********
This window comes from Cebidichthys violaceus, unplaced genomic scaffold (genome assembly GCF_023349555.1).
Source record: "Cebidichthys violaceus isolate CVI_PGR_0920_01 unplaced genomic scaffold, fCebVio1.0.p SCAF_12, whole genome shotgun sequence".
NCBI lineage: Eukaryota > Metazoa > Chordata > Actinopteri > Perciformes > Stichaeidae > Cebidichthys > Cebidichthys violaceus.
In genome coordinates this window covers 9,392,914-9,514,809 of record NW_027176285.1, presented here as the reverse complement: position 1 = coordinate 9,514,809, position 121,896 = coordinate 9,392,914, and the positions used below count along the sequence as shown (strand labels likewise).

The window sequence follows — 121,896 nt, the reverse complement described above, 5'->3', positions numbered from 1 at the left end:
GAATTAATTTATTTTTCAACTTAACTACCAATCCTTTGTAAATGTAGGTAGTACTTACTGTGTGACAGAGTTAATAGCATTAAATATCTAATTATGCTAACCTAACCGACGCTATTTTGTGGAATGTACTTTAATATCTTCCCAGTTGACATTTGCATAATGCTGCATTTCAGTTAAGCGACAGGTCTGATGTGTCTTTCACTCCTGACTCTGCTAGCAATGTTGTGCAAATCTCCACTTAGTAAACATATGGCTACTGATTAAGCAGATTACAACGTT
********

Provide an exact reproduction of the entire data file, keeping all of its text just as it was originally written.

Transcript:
This window comes from Cebidichthys violaceus, unplaced genomic scaffold (genome assembly GCF_023349555.1).
Source record: "Cebidichthys violaceus isolate CVI_PGR_0920_01 unplaced genomic scaffold, fCebVio1.0.p SCAF_12, whole genome shotgun sequence".
NCBI lineage: Eukaryota > Metazoa > Chordata > Actinopteri > Perciformes > Stichaeidae > Cebidichthys > Cebidichthys violaceus.
In genome coordinates this window covers 9,392,914-9,514,809 of record NW_027176285.1, presented here as the reverse complement: position 1 = coordinate 9,514,809, position 121,896 = coordinate 9,392,914, and the positions used below count along the sequence as shown (strand labels likewise).

The window sequence follows — 121,896 nt, the reverse complement described above, 5'->3', positions numbered from 1 at the left end:
GAATTAATTTATTTTTCAACTTAACTACCAATCCTTTGTAAATGTAGGTAGTACTTACTGTGTGACAGAGTTAATAGCATTAAATATCTAATTATGCTAACCTAACCGACGCTATTTTGTGGAATGTACTTTAATATCTTCCCAGTTGACATTTGCATAATGCTGCATTTCAGTTAAGCGACAGGTCTGATGTGTCTTTCACTCCTGACTCTGCTAGCAATGTTGTGCAAATCTCCACTTAGTAAACATATGGCTACTGATTAAGCAGATTACAACGTT